Google recently announced plans to step into the already-crowded gaming space with a streaming service called Stadia. The Stadia service will require no hardware and will stream directly to whatever screen or device you can access it on.
Some gamers are excited about the prospect, but others still are hesitant to have Google step into this space.
How it Works
The technology works using Google’s own servers to handle the processing of the actual game. Much like streaming a video from YouTube, Stadia will allow players to access games stored elsewhere. This service is being touted as Google’s entry into the “console wars,” going into direct competition with Microsoft’s Xbox, Sony’s PS4 and Nintendo’s Switch.
The only hardware that will be on sale for the Stadia service is the Stadia controller. While you can use any USB controller or keyboard and mouse combo, the Stadia controller will allow for in-depth sharing features. Streaming and sharing will be a huge aspect of Stadia’s marketing.
What People are Saying
While many are excited for the prospect of playing AAA games without having to own any tech, others are apprehensive. Google has shown itself capable of subsuming entire industries (web search, internet advertising, streaming video services) and people are uncertain about seeing them enter the gaming space.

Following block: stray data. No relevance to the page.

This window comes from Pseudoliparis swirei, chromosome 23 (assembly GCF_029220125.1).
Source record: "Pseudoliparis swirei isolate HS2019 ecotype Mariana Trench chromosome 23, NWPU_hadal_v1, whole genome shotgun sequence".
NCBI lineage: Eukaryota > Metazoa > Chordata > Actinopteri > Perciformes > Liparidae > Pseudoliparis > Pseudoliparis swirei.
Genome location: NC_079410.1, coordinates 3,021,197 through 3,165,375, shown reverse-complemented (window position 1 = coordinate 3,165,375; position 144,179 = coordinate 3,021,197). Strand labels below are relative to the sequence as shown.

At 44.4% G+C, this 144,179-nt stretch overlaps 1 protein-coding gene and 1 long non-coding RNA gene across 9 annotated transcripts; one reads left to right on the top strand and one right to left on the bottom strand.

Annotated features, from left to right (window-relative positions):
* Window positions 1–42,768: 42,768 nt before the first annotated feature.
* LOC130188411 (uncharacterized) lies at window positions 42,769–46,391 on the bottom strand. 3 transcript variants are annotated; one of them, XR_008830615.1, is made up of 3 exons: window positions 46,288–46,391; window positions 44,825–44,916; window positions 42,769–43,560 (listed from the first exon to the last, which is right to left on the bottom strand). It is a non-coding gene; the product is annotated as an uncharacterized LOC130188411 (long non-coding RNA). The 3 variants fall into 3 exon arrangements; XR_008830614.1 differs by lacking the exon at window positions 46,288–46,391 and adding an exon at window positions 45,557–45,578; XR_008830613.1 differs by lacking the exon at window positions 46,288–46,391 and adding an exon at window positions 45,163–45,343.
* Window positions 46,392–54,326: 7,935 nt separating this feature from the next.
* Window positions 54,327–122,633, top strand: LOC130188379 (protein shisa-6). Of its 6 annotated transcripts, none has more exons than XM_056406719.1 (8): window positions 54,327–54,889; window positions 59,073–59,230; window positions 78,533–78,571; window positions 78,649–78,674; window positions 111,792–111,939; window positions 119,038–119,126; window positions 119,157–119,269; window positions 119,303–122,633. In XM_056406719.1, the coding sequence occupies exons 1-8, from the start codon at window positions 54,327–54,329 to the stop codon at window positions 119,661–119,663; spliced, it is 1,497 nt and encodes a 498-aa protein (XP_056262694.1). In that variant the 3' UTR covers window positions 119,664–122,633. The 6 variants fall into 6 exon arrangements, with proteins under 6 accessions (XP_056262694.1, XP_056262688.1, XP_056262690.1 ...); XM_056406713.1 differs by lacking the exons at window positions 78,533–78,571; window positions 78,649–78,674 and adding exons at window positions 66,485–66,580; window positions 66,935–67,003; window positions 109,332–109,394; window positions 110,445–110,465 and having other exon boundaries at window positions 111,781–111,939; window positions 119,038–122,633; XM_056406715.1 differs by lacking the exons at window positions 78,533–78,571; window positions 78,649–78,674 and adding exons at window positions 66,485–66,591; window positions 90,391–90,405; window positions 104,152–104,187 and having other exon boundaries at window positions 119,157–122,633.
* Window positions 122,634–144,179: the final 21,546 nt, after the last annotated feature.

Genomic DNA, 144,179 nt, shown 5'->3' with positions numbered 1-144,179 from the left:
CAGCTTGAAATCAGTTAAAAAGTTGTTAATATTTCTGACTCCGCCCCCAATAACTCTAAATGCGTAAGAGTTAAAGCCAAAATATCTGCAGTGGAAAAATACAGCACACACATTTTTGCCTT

Google as a Game Company
Concerns also include how players will mod games if they don’t own them. Likewise, paying for a subscription, or paying for access to a game, that you don’t own is a strange prospect. Google is relatively infamous for abandoning projects shortly after starting them.
Remember Google Allo? No? What about Google Health, Google Reader, Google+, and Google Okrut? Many fear that Google will allow Stadia to suffer this same fate if it doesn’t draw the right subscriber numbers. What happens to all the games people have bought on Stadia if they shut the servers down?
These fears will likely cool any cautious optimism about the project. Google hasn’t announced any plans for pricing, and they’ve only given a vague 2019 window for release. Time will tell whether the service lives up to Google’s undoubtedly lofty expectations.